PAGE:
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Logo of jclinpathJournal of Clinical PathologyCurrent TOCInstructions for authors
 
J Clin Pathol. Dec 1997; 50(12): 981–984.
PMCID: PMC500376
Pulmonary alveolar proteinosis: diagnosis using routinely processed smears of bronchoalveolar lavage fluid.
T Mikami, Y Yamamoto, M Yokoyama, and I Okayasu
Department of Pathology, School of Medicine, Kitasato University, Kanagawa, Japan.
Abstract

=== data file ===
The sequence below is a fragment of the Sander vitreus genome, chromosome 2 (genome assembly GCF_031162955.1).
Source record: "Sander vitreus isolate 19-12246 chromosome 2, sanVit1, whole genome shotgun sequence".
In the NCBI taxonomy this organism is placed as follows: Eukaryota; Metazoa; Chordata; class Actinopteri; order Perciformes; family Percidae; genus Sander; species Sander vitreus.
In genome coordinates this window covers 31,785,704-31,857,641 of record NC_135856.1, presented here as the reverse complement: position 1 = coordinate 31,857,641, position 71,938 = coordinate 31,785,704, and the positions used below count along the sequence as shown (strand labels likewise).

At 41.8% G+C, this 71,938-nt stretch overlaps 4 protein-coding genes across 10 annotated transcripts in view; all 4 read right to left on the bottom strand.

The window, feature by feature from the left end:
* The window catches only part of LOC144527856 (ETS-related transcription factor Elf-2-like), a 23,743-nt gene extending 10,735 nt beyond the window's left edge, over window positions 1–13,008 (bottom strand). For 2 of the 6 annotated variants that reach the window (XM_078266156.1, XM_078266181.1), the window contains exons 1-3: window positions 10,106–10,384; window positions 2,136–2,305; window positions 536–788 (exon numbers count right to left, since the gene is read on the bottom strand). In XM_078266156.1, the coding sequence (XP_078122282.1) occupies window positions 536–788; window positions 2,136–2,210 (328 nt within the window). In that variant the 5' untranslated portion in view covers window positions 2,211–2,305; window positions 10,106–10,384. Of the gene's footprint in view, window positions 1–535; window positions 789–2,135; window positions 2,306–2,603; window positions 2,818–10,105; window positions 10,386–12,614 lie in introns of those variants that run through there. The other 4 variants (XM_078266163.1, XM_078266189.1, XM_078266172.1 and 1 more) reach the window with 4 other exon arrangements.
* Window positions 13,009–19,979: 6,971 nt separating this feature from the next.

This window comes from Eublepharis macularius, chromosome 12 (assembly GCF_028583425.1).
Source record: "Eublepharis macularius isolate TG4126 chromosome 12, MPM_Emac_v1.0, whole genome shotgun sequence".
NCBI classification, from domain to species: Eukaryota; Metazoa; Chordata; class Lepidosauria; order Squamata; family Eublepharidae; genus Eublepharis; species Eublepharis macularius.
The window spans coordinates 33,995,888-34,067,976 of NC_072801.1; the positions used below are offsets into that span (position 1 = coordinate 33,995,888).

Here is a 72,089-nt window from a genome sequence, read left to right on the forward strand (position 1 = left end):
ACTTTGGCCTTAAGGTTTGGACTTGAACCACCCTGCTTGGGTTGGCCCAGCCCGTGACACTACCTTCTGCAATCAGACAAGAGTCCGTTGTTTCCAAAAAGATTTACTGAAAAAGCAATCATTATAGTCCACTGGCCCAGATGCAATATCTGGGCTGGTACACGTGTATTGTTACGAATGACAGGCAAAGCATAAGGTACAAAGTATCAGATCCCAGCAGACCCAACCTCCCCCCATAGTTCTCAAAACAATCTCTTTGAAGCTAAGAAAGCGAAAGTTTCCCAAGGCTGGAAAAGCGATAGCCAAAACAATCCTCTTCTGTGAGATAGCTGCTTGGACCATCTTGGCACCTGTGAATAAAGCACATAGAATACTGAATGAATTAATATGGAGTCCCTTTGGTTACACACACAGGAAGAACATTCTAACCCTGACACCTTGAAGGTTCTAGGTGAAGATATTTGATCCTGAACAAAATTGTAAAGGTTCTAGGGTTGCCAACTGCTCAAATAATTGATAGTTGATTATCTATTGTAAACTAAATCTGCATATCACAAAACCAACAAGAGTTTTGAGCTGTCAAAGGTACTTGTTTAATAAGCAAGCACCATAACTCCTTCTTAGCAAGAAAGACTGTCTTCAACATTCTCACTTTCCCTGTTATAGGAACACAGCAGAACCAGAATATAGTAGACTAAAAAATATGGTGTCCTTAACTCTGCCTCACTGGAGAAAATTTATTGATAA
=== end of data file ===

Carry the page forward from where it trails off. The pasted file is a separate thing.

AIMS: For the diagnosis of pulmonary alveolar proteinosis from bronchoalveolar lavage specimens it is normally necessary to make an ultrastructural examination. However, this is thought to be impractical for bronchoalveolar lavage specimens that have been routinely fixed in ethanol. In the present study, bronchoalveolar lavage cytology smears on slide glasses were examined directly ultrastructurally to make a diagnosis of pulmonary alveolar proteinosis. METHODS: Bronchoalveolar lavage smears from three pulmonary alveolar proteinosis patients were stained with Papanicolaou and periodic acid-Schiff (PAS) for identification of amorphous globular structures. Subsequently, they were refixed with glutaraldehyde and osmium tetroxide, and embedded in epoxy resin. Ultrathin sections were cut and examined ultrastructurally. RESULTS: Papanicolaou stained specimens from pulmonary alveolar proteinosis patients contained scattered amorphous or granular globules, 20-50 microns in diameter, which were PAS positive. Ultrastructural examination of the globules revealed multilamellated structures, characteristic of pulmonary alveolar proteinosis, in all cases. CONCLUSIONS: In general, it is thought that the morphological diagnosis of pulmonary alveolar proteinosis from bronchoalveolar lavage specimens requires both cytological and ultrastructural examination. However, the amorphous globules evident on cytology smears proved to contain multilamellated structures so that they can themselves be used as diagnostic evidence.
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